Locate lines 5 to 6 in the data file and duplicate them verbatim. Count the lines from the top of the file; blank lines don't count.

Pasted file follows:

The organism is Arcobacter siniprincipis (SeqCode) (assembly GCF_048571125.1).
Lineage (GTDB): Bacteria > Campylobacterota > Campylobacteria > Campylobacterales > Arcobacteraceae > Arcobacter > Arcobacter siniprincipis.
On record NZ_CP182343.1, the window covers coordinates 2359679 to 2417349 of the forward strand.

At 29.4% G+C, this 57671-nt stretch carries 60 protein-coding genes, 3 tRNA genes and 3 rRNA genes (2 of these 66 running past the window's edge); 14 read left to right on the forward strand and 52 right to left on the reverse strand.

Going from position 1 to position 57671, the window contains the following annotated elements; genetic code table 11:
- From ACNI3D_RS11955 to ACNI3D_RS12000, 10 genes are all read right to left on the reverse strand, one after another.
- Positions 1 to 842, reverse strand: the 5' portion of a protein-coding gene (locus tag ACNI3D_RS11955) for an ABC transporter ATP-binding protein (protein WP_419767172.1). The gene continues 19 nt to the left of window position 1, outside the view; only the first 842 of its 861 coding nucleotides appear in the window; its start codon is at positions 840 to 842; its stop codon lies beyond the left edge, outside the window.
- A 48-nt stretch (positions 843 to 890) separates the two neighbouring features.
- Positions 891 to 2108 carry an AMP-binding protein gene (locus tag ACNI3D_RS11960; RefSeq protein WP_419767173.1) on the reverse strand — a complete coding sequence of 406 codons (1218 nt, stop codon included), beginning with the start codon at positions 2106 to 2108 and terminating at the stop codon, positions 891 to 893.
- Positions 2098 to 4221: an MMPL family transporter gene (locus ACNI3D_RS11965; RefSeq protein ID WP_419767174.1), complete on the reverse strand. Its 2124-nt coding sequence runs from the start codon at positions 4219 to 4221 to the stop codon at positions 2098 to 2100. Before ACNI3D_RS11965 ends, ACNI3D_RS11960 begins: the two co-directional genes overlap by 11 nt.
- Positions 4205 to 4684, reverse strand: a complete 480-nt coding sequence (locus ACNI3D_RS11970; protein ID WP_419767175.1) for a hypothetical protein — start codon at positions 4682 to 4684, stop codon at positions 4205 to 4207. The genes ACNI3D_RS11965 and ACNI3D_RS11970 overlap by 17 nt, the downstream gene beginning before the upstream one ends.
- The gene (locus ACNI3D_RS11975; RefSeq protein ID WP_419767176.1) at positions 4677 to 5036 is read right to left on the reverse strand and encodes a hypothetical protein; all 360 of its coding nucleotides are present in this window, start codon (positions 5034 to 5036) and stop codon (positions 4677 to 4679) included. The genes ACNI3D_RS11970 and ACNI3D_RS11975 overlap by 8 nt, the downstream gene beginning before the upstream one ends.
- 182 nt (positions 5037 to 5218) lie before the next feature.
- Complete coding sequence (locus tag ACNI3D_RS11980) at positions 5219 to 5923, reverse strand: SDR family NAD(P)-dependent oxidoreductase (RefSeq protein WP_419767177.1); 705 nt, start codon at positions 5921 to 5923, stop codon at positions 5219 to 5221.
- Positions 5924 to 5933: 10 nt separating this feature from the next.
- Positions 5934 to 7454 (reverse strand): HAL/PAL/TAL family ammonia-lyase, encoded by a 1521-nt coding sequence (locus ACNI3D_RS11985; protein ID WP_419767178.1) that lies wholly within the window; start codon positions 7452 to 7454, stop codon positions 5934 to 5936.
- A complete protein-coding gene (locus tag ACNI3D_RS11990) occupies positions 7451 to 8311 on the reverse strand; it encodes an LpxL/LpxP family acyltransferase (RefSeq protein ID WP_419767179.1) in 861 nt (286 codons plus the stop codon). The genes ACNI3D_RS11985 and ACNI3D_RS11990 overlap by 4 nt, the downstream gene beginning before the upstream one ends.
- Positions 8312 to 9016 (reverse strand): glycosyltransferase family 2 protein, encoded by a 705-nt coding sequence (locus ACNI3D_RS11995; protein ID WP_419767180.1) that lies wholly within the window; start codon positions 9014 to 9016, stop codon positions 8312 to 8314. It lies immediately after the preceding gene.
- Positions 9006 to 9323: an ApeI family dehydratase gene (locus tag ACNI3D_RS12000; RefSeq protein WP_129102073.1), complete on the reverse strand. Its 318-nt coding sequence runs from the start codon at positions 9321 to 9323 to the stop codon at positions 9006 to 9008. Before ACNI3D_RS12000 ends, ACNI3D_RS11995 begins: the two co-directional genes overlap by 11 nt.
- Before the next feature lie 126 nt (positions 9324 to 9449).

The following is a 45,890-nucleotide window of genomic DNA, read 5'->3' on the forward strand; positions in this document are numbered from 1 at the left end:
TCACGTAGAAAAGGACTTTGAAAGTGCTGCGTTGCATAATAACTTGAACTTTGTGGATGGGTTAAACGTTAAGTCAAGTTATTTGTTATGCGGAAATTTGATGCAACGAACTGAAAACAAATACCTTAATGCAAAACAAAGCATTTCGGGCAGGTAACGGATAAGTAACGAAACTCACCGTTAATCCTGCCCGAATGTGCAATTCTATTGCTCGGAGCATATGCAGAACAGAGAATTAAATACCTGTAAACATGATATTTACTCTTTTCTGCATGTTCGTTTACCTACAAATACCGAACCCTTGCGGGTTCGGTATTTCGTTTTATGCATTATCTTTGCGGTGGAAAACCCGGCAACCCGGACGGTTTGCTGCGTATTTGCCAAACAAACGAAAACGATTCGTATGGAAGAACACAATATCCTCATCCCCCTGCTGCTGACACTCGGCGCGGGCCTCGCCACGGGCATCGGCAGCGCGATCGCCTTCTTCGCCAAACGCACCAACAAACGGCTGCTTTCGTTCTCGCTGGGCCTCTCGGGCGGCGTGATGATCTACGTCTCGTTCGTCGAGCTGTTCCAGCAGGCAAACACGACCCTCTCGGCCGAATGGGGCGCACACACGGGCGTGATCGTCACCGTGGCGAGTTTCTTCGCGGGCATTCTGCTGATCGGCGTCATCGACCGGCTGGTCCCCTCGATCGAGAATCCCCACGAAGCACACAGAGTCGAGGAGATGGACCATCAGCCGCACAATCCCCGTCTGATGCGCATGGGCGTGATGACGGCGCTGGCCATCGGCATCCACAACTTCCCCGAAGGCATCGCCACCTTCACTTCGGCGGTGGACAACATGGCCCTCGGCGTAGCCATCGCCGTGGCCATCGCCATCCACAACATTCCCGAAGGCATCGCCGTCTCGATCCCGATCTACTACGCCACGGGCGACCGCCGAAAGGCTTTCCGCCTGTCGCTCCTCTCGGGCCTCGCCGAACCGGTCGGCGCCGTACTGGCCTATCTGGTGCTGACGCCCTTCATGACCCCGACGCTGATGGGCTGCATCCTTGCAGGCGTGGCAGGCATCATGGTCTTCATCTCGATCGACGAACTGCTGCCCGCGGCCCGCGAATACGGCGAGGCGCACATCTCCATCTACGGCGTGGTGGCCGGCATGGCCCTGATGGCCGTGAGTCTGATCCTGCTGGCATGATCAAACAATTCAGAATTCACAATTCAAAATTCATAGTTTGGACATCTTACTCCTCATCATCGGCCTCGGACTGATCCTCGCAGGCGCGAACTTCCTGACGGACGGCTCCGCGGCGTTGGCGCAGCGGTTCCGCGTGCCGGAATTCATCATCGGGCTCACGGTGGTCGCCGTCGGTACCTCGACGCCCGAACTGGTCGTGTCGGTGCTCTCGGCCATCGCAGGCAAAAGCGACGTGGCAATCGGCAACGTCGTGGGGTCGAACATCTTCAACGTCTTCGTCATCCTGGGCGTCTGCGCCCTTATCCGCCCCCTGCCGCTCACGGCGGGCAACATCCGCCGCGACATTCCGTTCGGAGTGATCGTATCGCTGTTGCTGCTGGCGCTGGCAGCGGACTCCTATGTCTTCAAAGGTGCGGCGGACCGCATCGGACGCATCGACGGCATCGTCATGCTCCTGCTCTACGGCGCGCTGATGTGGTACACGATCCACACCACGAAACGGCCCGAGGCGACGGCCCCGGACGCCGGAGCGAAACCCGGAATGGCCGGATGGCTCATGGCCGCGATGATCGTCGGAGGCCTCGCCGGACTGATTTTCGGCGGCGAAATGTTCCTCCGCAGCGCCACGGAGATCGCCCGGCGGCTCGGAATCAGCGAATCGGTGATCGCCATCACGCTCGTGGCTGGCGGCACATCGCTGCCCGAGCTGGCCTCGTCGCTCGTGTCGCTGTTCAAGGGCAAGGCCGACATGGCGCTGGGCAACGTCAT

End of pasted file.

Going from position 1 to position 57671, the window contains the following annotated elements; genetic code table 11:
- From ACNI3D_RS11955 to ACNI3D_RS12000, 10 genes are all read right to left on the reverse strand, one after another.